Israel Pulse

Will Israel welcome Syrian refugees?

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Article Summary
The Israeli government has barred entry to Syrian refugees massing along its border, and although Israel is providing them with humanitarian aid, their increasing numbers are leading many to fear a pending humanitarian crisis.

In the past few days, the Syrian army has extended its assault in the country’s southwest, driving thousands from their homes. After a week of fighting, with thousands of Syrian refugees pouring toward Israel on the southern Golan Heights, and despite the human tragedy, Prime Minister Benjamin Netanyahu has not changed his policy barring the entry of refugees except for urgent medical cases.

“We will continue to defend our borders,” Netanyahu told the press at the start of the weekly Cabinet meeting on July 1. “We will extend humanitarian assistance to the extent of our abilities. We will not allow entry into our territory, and we will demand that the 1974 Separation of Forces Agreement with the Syrian army be strictly upheld.” He added that he is continually in contact with the White House and the Kremlin, and that the defense minister and chief of staff are in constant contact with their counterparts as well.

Defense Minister Avigdor Liberman delivered a similar message on June 29. “As always, we will be ready to provide humanitarian aid to civilians, women and children, but we will not accept any Syrian refugee to our territory.”

In fact, while the army of Syrian President Bashar al-Assad continued to assault the town of Daraa, in the south, official sources in Israel made every effort to highlight the humanitarian aid that Israel is offering to refugees fleeing the fighting. Israel Defense Forces officers were sent to the media frontlines to give interviews and briefings about the aid that Israel is providing to these refugees. Israel currently provides them with hundreds of tents, baby food, clothing, fuel and, of course, medical assistance, including the transfer of several refugees to hospitals in Israel. There is no doubt that Israel is taking advantage of the circumstances to show the humanitarian face of a beautiful Israel to the world. At the same time, it is also keeping its border shut, in coordination with the United States, Russia and Jordan.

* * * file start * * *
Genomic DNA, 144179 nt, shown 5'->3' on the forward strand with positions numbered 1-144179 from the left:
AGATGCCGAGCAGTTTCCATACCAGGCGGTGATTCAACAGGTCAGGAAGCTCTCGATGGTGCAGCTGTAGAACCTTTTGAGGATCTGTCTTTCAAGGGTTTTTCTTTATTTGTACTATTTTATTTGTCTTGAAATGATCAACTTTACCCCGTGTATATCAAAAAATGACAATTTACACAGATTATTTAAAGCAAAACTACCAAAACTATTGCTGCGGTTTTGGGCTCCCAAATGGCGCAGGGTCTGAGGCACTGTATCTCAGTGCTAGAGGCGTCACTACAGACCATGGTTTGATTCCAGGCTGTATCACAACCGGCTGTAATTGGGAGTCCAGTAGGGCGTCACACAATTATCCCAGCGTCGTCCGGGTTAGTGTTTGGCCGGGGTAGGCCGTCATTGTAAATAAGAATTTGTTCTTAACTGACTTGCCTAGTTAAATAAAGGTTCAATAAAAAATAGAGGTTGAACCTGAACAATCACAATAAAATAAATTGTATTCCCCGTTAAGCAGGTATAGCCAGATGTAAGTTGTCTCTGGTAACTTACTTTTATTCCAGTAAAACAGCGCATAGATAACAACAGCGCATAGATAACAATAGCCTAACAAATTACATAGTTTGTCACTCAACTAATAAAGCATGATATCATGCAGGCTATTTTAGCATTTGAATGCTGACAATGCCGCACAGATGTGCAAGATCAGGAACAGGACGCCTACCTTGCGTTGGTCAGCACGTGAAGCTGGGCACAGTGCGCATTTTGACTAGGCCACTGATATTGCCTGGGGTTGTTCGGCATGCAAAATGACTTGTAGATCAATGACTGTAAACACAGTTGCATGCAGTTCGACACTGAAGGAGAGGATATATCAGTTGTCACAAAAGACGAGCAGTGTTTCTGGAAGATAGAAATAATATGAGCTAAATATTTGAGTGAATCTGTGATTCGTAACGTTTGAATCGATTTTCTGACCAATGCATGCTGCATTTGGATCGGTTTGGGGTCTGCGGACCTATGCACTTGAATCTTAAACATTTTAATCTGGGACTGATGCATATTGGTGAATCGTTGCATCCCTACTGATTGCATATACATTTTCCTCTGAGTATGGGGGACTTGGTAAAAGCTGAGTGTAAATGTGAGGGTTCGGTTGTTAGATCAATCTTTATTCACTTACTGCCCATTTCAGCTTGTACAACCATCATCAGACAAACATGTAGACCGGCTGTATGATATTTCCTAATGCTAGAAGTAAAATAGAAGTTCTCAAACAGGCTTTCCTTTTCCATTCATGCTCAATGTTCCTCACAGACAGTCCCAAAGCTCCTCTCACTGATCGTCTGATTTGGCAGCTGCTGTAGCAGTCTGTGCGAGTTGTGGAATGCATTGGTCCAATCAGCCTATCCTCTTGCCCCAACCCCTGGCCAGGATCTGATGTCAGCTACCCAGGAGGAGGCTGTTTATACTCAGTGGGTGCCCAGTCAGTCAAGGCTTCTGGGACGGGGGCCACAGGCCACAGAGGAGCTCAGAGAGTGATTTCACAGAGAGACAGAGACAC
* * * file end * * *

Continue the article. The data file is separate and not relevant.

As far as the Israeli public is concerned, aid to Syrian refugees is viewed as an act of basic human kindness. There has been no opposition to it, even from the political right, as long as it remains limited and does not involve accepting refugees into Israel. The fact is that for a long time now, Israel has not considered these refugees to be enemies. Instead, they are seen as the victims of the Assad regime, which has massacred them and killed their children with poison gas.

Some of these refugees have family in Israel, among the Druze villagers in the Golan Heights and among the general Israeli Arab population. For the past few years, the relatives on the Israeli side of the border have been demanding that the government provide protection and humanitarian assistance to their relatives in Syria. Over the past year, senior members of the Druze community in Israel, such as Kulanu Knesset member Akram Hasson, have been leading a push to absorb Syrian refugees in Israel. In November, Hasson came face to face with the bloody reality that these people are enduring when six of his relatives were killed in the fighting in the Syrian village of Hader.

The big question now is what will happen if and when a massive influx of refugees arrives at the border and images of them pleading for protection are broadcast around the world. This dilemma has been keeping politicians and defense officials busy, as the flow of refugees to the border intensifies.